François Morellet was a French Conceptual sculptor, painter, and light artist, known for his geometric abstract art. Morellet’s earliest work were figurative paintings, but he quickly turned to abstraction, painting a series of lines that crisscrossed to form geometric shapes. He began to work in sculpture using neon tubes and continued to experiment with Minimalism and geometry in art. In 1963, along with artists Julio Le Parc and Francisco Sobrino, co-founded the Groupe de Recherche d’Art Visuel to research new modes of artistic expression.
Ian Hamilton Finlay was a Scottish artist and writer. Trained at Glasgow School of Art, following the war, he spent a period working as a shepherd and started to write poems. With time, he began to compose poetry and inscribe them into stone; the resulting sculptures are often incorporated into the natural environment. Many of them are situated within Little Sparta, his master-work, a five-acre garden he developed with his wife, near the Pentland Hills outside of Edinburgh. Gardening and art happily cohabit here, and the expanse of land is full of his sculptural work. In 2004, Little Sparta was voted most important Scottish work of art, by a panel of artists and arts professionals, ahead of Charles Rennie Mackintosh’s Glasgow School of Art and Henry Raeburn’s The Skating Minister.
Finlay was prolific, endlessly creative and collaborative. Printmaking was a large part of his artistic practice, often made in collaboration with other artists, writers and technicians and involving both text and visual elements. Finlay was nominated for the Turner Prize in 1985.
Andy Goldsworthy creates outdoor sculpture using an endless array of natural materials, from snow and ice to leaves, grass, stones, clay, petals, and twigs. While influenced by the Land Art of Robert Smithson, Richard Long, and Walter de Maria, Goldsworthy’s ephemeral yet exquisitely crafted works have a geometric elegance that harkens back to the Modernist sculptures of Constantin Brancusi, whom he has also cited as an inspiration. Whether arabesques of ice, beehive stone domes, or delicate leaf patterns on water, his sculptures grow, stray, and decay according to natural cycles, their existence preserved only through vivid photographs and drawings.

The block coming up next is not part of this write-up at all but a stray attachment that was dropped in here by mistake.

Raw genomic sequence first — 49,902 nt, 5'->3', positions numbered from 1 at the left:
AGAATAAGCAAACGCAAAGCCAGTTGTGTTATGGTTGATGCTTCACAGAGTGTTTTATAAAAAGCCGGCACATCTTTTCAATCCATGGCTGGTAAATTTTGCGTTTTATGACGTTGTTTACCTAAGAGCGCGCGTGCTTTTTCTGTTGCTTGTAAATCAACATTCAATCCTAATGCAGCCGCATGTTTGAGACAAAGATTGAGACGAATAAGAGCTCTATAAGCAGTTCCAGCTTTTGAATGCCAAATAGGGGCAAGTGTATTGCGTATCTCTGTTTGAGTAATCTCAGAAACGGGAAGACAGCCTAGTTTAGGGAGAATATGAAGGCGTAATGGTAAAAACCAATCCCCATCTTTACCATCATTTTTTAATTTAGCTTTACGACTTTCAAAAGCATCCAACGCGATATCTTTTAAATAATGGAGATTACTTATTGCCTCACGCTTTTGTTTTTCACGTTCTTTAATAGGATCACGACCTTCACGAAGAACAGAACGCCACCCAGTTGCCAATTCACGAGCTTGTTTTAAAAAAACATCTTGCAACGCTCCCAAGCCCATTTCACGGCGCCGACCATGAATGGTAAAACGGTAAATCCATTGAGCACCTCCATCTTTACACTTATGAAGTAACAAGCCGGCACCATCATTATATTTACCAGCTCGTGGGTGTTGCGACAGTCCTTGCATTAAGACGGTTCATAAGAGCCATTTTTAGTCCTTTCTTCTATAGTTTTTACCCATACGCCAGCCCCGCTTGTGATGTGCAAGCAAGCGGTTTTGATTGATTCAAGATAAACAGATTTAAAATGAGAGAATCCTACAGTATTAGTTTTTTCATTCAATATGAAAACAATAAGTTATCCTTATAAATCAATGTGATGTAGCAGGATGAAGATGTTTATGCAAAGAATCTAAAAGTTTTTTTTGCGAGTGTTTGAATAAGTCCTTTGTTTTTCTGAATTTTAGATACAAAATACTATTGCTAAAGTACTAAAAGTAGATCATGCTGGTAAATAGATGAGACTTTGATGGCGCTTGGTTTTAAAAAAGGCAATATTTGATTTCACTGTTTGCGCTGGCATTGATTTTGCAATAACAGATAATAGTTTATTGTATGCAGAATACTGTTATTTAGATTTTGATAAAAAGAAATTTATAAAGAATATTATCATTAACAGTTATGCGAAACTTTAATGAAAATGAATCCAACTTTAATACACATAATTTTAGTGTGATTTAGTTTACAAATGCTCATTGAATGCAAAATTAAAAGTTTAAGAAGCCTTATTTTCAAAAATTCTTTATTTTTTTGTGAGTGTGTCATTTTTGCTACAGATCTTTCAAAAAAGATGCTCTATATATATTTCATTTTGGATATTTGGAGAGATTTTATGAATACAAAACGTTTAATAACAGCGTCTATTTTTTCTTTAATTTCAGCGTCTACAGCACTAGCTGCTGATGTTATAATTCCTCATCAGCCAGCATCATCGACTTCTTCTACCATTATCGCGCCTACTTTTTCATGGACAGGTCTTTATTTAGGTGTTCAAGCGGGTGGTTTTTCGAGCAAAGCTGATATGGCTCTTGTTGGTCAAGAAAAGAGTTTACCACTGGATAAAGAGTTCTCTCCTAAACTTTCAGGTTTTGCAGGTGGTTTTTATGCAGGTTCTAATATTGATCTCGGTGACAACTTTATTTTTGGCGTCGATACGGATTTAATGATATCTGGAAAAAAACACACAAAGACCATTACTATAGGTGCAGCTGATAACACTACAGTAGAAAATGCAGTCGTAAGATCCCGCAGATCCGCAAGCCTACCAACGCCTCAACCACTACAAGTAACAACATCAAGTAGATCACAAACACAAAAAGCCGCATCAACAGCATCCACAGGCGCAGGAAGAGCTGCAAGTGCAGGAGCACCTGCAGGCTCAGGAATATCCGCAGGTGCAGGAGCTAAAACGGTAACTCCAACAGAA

Bernard Cohen is mainly known as an abstract painter. Born in London, Cohen studied at South West Essex Technical College, and, later, at Central Saint Martin’s School of Art and Slade School of Fine Art in London.
Bernard Cohen formed part of the DANAD Design collective, set up in 1958, alongside fellow artists Barry Daniels, Tom Adams, Peter Blake, Robyn Denny and Edward Wright, and the architects Colin Huntley and Peter Adams. Bernard Cohen’s abstract canvases featured on the international stage, touring British Council art exhibitions as well as participating at the 1966 Venice Biennale.
Beginning in the early 1960s, he produced paintings that combined several different stylistic influences, primarily Abstract Expressionism. In the mid-1970s Cohen’s works became more colorful and precise in detail, featuring densely layered patterns and motifs.
Luke Diiorio graduated from Lehigh University in 2006 with a degree in philosophy and has been painting recreationally for 15 years. It wasn’t until 2013, however, that he emerged from the Royal College of Art in London with an MA and adopted his own contemporary form of minimalism.
Philip Sutton was born in Poole, Dorset, in 1928 but grew up in Leyton, east London. After leaving school at the age of 14, he worked in a drawing office before carrying out three years’ National Service, during which he was involved in the Berlin Airlift.